Having a kid to watch over at the show felt parental for us. By now, Joel was a dad. My wife and I were freshly married when Storm Front rolled into Houston that fall, just four months into our marriage. We wanted kids and were trying, in spite of the Piano Man’s newest songs, which looked at the flaws any one person brings to a marriage on songs like “I Go to Extremes” and the title track. We weren’t afraid to sail those waters, though. Our first child was conceived after one of the Storm Front shows.

Compaq Center, Thursday, December 16, 1999

If Joel toured 1994’s River of Dreams through Houston, we missed it. Probably time or money was too tight, now that we had two kids. So my wife and I didn’t see Joel again until December 1999, on a run of shows he performed to prep for his millennium show at Madison Square Garden. At that one, we sat in the upper tier of Compaq Center, hovering above the stage. Looking down at Joel performing songs like “Two Thousand Years” and “The River of Dreams” was like looking at a timeline of our lives together, spread out on a table for us to examine. As far as we could tell, we were the only two in the venue, which was already a religious place for us long before that other Joel would inhabit it.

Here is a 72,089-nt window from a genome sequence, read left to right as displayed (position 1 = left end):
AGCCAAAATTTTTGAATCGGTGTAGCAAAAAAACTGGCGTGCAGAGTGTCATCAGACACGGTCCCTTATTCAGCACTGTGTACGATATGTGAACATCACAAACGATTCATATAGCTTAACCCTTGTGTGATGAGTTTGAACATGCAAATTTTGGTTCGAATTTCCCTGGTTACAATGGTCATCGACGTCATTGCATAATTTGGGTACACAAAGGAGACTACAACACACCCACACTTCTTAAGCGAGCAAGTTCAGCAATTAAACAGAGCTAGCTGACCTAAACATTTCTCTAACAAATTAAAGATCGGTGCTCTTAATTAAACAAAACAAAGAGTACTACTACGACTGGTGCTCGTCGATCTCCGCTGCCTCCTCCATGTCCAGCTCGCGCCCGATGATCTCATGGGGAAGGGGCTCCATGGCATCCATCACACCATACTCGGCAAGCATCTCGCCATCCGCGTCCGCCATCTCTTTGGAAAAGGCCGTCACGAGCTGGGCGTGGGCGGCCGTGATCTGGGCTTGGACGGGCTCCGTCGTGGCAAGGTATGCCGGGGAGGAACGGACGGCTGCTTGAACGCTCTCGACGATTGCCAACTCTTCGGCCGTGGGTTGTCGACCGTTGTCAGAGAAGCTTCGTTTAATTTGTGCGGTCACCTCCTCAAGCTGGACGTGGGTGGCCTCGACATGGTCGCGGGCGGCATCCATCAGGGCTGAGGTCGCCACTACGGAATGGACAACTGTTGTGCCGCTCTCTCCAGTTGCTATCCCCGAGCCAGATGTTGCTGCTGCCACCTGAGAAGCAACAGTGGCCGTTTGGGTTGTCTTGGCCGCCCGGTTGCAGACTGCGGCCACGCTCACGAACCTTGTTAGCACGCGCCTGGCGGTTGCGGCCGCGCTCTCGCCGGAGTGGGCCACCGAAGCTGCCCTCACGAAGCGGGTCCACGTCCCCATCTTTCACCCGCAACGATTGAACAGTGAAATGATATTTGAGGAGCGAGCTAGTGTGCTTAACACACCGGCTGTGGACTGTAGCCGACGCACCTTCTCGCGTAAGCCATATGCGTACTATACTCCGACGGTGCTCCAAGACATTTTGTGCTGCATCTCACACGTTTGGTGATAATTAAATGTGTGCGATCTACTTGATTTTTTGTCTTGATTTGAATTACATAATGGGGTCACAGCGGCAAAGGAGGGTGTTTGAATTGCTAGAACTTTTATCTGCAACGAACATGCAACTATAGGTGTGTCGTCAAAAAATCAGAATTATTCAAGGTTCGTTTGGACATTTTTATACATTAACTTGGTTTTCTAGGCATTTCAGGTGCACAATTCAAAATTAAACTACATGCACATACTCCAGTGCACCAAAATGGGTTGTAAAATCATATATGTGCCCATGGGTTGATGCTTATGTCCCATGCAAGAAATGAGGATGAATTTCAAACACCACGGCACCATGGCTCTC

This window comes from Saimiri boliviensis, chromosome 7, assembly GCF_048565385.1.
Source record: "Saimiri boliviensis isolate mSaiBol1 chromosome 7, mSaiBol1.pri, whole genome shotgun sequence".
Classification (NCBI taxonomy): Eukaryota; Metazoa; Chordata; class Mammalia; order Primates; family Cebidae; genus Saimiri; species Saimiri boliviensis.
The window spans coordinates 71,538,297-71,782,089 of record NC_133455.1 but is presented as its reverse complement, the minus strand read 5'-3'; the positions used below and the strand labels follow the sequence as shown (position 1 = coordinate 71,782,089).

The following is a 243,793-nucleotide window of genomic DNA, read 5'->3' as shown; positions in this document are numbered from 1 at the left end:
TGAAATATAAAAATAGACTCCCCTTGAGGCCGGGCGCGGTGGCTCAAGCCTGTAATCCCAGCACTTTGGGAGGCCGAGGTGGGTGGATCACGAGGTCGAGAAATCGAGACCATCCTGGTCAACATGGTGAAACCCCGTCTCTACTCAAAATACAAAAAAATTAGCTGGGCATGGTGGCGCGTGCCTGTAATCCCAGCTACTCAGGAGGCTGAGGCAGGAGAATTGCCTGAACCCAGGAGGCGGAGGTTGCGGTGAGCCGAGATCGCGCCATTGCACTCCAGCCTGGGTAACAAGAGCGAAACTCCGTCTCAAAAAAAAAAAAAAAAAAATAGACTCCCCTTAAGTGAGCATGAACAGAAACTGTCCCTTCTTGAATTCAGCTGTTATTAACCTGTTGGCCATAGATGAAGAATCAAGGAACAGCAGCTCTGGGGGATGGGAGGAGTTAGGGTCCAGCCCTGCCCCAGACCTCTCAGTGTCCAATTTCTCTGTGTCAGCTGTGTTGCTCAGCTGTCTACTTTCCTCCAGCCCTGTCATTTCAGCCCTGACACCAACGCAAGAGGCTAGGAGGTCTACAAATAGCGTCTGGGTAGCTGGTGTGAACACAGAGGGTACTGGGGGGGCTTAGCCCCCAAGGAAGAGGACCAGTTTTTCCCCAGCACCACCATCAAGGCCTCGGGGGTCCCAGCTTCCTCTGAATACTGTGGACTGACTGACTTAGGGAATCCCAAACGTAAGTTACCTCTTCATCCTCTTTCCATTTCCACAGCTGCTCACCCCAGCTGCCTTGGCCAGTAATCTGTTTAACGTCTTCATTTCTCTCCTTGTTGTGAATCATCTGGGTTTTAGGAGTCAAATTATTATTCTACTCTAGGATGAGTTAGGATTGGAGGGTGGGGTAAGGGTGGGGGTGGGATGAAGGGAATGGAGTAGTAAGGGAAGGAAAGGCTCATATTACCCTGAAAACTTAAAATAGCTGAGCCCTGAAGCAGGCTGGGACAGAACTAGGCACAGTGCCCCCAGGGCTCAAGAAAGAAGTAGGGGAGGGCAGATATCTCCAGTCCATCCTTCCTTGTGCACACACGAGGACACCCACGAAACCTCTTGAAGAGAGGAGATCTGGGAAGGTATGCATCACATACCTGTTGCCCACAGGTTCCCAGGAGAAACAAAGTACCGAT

As he once sang, maybe the 1900s weren’t the best of times, “but they’re the only times I’ve ever known.” So, Joel helped us step into the 2000s with all our trepidation. By then, his marriage had dissolved completely. Because he sang about it, we knew what to avoid. We still shared his fears going into something new — a true adulthood with kids who had to be raised properly, with love, no matter our own personal issues. Sitting in the upper deck, we were resolute that things would be okay.

Toyota Center, Friday, November 6, 2015

We’ll be at the show Friday. My pal Warren will be there, too, now also happily married for 15 years. He enjoys An Innocent Man much more today than he once did. My wife and I have now shared 32 years together, married 25 of those, with college-age kids who are both musicians. Billy Joel is coming to Houston. We haven’t seen him in 16 years. We’ll be welcoming an old friend back, someone who’s never met us but who has lovingly chronicled our lives together.